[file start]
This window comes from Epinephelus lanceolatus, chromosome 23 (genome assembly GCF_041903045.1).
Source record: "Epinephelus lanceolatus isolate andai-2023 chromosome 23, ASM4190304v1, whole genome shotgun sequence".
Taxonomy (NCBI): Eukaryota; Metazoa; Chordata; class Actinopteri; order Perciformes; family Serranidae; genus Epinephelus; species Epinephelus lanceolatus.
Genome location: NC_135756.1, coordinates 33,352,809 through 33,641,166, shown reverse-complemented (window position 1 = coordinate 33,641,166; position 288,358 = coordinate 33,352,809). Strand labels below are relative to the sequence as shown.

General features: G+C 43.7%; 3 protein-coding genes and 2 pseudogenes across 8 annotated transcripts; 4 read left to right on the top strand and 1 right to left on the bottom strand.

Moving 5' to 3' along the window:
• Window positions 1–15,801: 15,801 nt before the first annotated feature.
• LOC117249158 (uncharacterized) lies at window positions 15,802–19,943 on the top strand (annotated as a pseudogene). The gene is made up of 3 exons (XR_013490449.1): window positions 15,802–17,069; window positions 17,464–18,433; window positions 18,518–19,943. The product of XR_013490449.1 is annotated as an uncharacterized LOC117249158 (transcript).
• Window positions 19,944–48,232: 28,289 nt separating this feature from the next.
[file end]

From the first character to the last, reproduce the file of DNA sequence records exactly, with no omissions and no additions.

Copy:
This window comes from Epinephelus lanceolatus, chromosome 23 (genome assembly GCF_041903045.1).
Source record: "Epinephelus lanceolatus isolate andai-2023 chromosome 23, ASM4190304v1, whole genome shotgun sequence".
Taxonomy (NCBI): Eukaryota; Metazoa; Chordata; class Actinopteri; order Perciformes; family Serranidae; genus Epinephelus; species Epinephelus lanceolatus.
Genome location: NC_135756.1, coordinates 33,352,809 through 33,641,166, shown reverse-complemented (window position 1 = coordinate 33,641,166; position 288,358 = coordinate 33,352,809). Strand labels below are relative to the sequence as shown.

General features: G+C 43.7%; 3 protein-coding genes and 2 pseudogenes across 8 annotated transcripts; 4 read left to right on the top strand and 1 right to left on the bottom strand.

Moving 5' to 3' along the window:
• Window positions 1–15,801: 15,801 nt before the first annotated feature.
• LOC117249158 (uncharacterized) lies at window positions 15,802–19,943 on the top strand (annotated as a pseudogene). The gene is made up of 3 exons (XR_013490449.1): window positions 15,802–17,069; window positions 17,464–18,433; window positions 18,518–19,943. The product of XR_013490449.1 is annotated as an uncharacterized LOC117249158 (transcript).
• Window positions 19,944–48,232: 28,289 nt separating this feature from the next.